South Australian Government set to repeal ‘gay panic defence’

South Australian Government set to repeal ‘gay panic defence’

A legal defence that discriminates against gay and bisexual men may soon be repealed after South Australian Attorney-General Vickie Chapman expressed support for the removal of the so-called ‘gay panic defence’.

The comments were in response to a report by the South Australian Law Reform Institute released today.

Lee Carnie, lawyer at the Human Rights Law Centre, said it was welcome that South Australia, the last jurisdiction in Australia with the defence, was one step closer to removing this discrimination from the law.

"This is a law that is clearly rooted in discrimination, completely out of step with community standards and has absolutely no justification today. It is well past time that this defence be removed from our laws once and for all," said Lee Carnie.

The partial defence of provocation is used in situations where a heterosexual man claims that he was ‘provoked’ to kill another man following a nonviolent homosexual advance.

"The so called ‘gay panic defence’ leads to grave injustice in individual cases but also perpetuates the dangerous idea that homophobia justifies murder. Our laws should be directed at preventing and reducing the harm caused by homophobia, rather than condoning or justifying prejudice.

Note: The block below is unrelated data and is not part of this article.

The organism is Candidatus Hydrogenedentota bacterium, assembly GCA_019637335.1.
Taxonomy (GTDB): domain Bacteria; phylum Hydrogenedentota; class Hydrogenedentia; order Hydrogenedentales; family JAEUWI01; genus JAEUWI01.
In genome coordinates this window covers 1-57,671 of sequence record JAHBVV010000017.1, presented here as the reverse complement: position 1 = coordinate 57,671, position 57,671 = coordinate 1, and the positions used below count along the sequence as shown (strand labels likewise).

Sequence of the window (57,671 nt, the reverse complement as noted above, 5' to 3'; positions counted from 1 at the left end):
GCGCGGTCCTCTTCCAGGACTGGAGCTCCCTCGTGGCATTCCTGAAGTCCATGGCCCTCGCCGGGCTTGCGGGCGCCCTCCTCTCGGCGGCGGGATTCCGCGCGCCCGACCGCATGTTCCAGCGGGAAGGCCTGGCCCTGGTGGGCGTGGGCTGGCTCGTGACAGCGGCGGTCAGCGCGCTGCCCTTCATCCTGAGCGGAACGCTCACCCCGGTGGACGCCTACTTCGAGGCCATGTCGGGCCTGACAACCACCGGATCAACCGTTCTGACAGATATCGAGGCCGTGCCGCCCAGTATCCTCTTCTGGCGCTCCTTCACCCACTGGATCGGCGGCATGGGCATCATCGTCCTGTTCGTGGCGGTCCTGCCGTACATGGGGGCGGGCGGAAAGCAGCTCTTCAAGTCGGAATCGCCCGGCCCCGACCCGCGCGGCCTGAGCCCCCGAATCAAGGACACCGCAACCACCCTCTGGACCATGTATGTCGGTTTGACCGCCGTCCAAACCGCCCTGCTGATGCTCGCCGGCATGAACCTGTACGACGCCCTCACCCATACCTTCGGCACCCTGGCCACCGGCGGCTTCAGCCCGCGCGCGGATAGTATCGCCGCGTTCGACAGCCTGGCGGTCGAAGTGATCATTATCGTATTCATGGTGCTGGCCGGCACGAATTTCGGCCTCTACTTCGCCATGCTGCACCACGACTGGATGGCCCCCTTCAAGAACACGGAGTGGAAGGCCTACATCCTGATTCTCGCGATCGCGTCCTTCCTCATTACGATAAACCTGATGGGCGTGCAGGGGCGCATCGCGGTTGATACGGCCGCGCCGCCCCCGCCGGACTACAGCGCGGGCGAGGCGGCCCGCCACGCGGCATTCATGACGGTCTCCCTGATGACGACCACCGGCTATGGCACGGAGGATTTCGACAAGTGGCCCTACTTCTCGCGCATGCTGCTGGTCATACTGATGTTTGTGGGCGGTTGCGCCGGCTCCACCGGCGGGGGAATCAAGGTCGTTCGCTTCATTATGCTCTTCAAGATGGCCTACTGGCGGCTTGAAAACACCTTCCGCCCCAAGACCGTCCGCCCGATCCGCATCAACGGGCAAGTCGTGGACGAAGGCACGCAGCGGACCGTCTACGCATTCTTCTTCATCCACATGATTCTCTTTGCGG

"This discrimination has not just been used historically – it was considered relevant in a case before the South Australian courts less than a year ago. This outdated and unjust defence has no place in Australian law," added Lee Carnie.

The South Australian Law Reform Institute was tasked with investigating whether repealing the broader defence of provocation – of which the gay panic defence is one part – may have an adverse effect in unrelated cases.

The report also recommends that the defence of provocation be abolished, that greater flexibility in sentencing be introduced, and that statutory defences of duress and necessity be introduced to provide greater recognition of the situation of victims of family violence.

A copy of the SALRI report can be found here.

For interviews or further information please call:

Alycia Gawthorne, Communications Officer, Human Rights Law Centre, 0425 016 380

(Photo source: Flickr @CSI:cafe)